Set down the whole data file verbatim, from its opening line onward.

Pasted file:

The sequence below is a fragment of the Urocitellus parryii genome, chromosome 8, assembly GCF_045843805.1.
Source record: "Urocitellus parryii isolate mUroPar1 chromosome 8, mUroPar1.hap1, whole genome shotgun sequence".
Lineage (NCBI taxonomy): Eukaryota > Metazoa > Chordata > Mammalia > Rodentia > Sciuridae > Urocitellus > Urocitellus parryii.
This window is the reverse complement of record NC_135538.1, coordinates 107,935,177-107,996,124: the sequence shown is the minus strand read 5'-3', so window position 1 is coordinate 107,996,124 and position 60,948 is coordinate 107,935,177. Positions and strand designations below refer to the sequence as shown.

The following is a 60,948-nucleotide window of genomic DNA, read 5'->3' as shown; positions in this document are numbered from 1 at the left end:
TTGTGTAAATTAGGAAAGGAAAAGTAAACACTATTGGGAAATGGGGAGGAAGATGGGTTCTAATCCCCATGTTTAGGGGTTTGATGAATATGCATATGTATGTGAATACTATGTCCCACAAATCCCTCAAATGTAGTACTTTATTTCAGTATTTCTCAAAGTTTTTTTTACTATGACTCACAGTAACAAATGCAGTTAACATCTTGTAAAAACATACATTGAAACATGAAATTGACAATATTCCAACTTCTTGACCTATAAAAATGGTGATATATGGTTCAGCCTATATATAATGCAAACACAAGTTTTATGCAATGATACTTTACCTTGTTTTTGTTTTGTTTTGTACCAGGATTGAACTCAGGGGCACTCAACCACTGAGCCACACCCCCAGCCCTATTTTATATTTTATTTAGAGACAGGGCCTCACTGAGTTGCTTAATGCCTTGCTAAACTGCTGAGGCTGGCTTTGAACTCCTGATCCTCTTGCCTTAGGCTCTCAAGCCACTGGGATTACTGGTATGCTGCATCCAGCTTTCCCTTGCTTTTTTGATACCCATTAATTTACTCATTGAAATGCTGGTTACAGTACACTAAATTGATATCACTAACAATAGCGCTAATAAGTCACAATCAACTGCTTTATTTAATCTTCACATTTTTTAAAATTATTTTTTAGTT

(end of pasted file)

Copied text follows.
The sequence below is a fragment of the Urocitellus parryii genome, chromosome 8, assembly GCF_045843805.1.
Source record: "Urocitellus parryii isolate mUroPar1 chromosome 8, mUroPar1.hap1, whole genome shotgun sequence".
Lineage (NCBI taxonomy): Eukaryota > Metazoa > Chordata > Mammalia > Rodentia > Sciuridae > Urocitellus > Urocitellus parryii.
This window is the reverse complement of record NC_135538.1, coordinates 107,935,177-107,996,124: the sequence shown is the minus strand read 5'-3', so window position 1 is coordinate 107,996,124 and position 60,948 is coordinate 107,935,177. Positions and strand designations below refer to the sequence as shown.

The following is a 60,948-nucleotide window of genomic DNA, read 5'->3' as shown; positions in this document are numbered from 1 at the left end:
TTGTGTAAATTAGGAAAGGAAAAGTAAACACTATTGGGAAATGGGGAGGAAGATGGGTTCTAATCCCCATGTTTAGGGGTTTGATGAATATGCATATGTATGTGAATACTATGTCCCACAAATCCCTCAAATGTAGTACTTTATTTCAGTATTTCTCAAAGTTTTTTTTACTATGACTCACAGTAACAAATGCAGTTAACATCTTGTAAAAACATACATTGAAACATGAAATTGACAATATTCCAACTTCTTGACCTATAAAAATGGTGATATATGGTTCAGCCTATATATAATGCAAACACAAGTTTTATGCAATGATACTTTACCTTGTTTTTGTTTTGTTTTGTACCAGGATTGAACTCAGGGGCACTCAACCACTGAGCCACACCCCCAGCCCTATTTTATATTTTATTTAGAGACAGGGCCTCACTGAGTTGCTTAATGCCTTGCTAAACTGCTGAGGCTGGCTTTGAACTCCTGATCCTCTTGCCTTAGGCTCTCAAGCCACTGGGATTACTGGTATGCTGCATCCAGCTTTCCCTTGCTTTTTTGATACCCATTAATTTACTCATTGAAATGCTGGTTACAGTACACTAAATTGATATCACTAACAATAGCGCTAATAAGTCACAATCAACTGCTTTATTTAATCTTCACATTTTTTAAAATTATTTTTTAGTT